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I'm making a game in Java with Slick2D and I want to create planes which shoots:

int maxBullets = 40;
static int bullet = 0;
Missile missile[] = new Missile[maxBullets];

I want to create/move my missiles in the most efficient way, I would appreciate your advise:

public void shoot() throws SlickException{
        if(missile[bullet] != null){
            missile[bullet].resetLocation(plane.getCenterX(), plane.getCenterY(), plane.image.getRotation());
            missile[bullet] = 
            new Missile("resources/missile.png", plane.getCenterX(), plane.getCenterY(), plane.image.getRotation());
        bullet = 0;
        missile[bullet].resetLocation(plane.getCenterX(), plane.getCenterY(), plane.image.getRotation());

I created the method resetLocation in my Missile class in order to avoid loading again the resource. Is it correct?

In the update method I've got this to move all the missiles:

if(bullet > 0 && bullet < maxBullets){   
    float hyp = 0.4f * delta;
    if(bullet == 1){
        for(int x = 0; x<bullet; x++){
share|improve this question
When you say correct do you mean efficient? – Grey Apr 3 '12 at 20:45
Yes, I mean efficient. – kirchhoff Apr 3 '12 at 23:45
up vote 1 down vote accepted

First thing would be to load all your bullets when starting your game. This will barely slow down the start up time and avoids performance problem when loading the bullets during the game.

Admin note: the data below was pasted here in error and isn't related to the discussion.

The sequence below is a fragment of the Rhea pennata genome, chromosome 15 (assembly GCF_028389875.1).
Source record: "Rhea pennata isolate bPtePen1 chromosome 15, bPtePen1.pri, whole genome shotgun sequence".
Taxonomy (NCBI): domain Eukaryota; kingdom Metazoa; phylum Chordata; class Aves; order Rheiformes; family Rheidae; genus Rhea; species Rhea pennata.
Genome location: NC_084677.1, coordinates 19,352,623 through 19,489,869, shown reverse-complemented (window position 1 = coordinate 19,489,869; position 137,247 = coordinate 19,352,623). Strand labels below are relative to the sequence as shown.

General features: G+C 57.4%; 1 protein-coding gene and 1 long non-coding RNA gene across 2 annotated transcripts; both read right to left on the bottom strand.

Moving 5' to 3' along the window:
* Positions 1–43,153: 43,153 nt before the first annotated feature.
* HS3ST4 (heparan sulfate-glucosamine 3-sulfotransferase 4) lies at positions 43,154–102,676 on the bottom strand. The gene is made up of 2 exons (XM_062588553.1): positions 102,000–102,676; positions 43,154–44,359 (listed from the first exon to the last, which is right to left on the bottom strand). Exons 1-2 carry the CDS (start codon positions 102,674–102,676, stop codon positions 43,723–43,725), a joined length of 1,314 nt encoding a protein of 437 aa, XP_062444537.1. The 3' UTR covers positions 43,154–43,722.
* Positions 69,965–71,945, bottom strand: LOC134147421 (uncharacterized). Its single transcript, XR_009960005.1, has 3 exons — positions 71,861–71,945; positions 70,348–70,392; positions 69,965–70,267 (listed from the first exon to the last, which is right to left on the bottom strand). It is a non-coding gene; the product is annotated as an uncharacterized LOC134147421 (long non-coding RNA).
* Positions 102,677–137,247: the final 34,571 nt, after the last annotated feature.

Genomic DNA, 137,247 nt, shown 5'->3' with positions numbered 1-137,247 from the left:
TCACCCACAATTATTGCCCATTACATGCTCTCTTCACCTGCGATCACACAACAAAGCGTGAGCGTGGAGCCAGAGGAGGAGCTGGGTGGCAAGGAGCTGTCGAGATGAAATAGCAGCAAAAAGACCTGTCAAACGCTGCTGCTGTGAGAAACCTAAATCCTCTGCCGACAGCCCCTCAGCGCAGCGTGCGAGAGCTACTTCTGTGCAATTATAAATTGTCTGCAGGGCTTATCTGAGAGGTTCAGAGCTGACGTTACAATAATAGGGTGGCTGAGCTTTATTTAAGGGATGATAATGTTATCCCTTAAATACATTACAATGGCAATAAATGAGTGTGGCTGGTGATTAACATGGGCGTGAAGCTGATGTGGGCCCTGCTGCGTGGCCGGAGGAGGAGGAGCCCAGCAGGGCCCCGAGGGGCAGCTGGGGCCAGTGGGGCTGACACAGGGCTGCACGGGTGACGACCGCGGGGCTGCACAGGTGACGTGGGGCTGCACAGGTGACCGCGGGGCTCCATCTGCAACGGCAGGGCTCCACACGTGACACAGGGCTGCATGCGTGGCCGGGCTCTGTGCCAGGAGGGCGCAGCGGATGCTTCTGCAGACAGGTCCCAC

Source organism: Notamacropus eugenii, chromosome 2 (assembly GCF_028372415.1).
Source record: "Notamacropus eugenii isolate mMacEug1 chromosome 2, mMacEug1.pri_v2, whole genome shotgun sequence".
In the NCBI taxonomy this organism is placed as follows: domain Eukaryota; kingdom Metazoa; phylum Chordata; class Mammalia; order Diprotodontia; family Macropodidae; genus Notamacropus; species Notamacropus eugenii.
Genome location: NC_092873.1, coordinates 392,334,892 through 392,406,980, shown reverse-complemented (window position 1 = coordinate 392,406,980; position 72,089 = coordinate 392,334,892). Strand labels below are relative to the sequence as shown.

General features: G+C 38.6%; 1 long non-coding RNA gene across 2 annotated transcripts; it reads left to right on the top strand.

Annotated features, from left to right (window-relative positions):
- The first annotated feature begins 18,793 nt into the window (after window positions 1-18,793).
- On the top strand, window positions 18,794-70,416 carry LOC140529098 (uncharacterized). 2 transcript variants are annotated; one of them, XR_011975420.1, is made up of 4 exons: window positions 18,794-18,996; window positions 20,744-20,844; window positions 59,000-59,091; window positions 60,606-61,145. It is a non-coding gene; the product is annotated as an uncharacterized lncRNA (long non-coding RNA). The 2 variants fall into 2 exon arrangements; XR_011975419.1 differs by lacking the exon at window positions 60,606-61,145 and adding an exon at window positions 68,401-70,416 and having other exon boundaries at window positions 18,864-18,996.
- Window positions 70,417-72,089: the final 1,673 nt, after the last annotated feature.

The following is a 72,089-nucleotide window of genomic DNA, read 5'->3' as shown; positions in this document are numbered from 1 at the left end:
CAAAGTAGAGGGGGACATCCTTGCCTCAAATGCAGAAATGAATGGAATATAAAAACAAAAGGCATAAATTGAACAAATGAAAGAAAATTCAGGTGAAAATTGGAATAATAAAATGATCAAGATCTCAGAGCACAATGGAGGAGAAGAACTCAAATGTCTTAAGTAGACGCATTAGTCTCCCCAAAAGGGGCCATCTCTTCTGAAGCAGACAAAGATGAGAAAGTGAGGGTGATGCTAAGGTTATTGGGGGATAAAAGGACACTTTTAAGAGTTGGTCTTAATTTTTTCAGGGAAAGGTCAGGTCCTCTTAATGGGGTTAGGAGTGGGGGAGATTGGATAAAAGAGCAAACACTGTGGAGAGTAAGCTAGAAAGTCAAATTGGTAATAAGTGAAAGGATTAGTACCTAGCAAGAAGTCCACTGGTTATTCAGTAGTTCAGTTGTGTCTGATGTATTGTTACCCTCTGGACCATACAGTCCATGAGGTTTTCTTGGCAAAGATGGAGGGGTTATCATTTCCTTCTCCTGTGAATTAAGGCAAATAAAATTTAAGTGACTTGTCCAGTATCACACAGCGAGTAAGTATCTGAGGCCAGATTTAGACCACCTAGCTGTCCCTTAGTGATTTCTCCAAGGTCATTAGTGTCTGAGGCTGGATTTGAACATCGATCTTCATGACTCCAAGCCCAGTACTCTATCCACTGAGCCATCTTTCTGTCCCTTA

Furthermore you should ensure that each bullet uses the same OpenGL texture. So you don't load the same image 40 times into the video memory. It might be good to only construct the first bullet and create the remaining ones using copy constructors that ensure that the same texture is used.

For the update method... while the idea you had there is okay, the additional check won't provide much of the speedup and makes the code simply more complicated. I guess most of the time will will have more then one bullet on the screen anyway. If the for loop is too slow for your taste you can easily switch to a while loop looking like:

int x = -1;
while (++x < bullet) {

Other than that you can turn the variables that never change final. That does not cause the massive speedup... but it does not hurt.

Last thing is that I think you got a but in this whole concept. You have one variable (bullet) that mark the current position in your array where you write new bullets too. But what happens for example if I fire 42 bullets? The count raises up to 40, then drops to 0 at the 41st shot and to 1 at the 42nd shot. You update function will now only update missile[0] and the other bullets (index 1 to 39) are stuck.

Most likely its a better approach to use two lists (ArrayLists for example). One containing the "active" bullets, one the buffered bullets. And as new bullets are needed you transfer them to the active bullet list and update them until they are out of the screen or hit something or ended there lifetime on any other way. And put them back into the buffered list after to be reused.

share|improve this answer
Thank you Nitram, really useful. And I solved the problem with the bullets this morning, with ArrayLists (otherwise them disappear as you noticed) ^^. – kirchhoff Apr 4 '12 at 18:37

Load the resource once, at start of level. Draw every frame.

share|improve this answer
This is a rather incomplete answer. And "Draw every frame"? Whaa? – Byte56 Apr 4 '12 at 5:32

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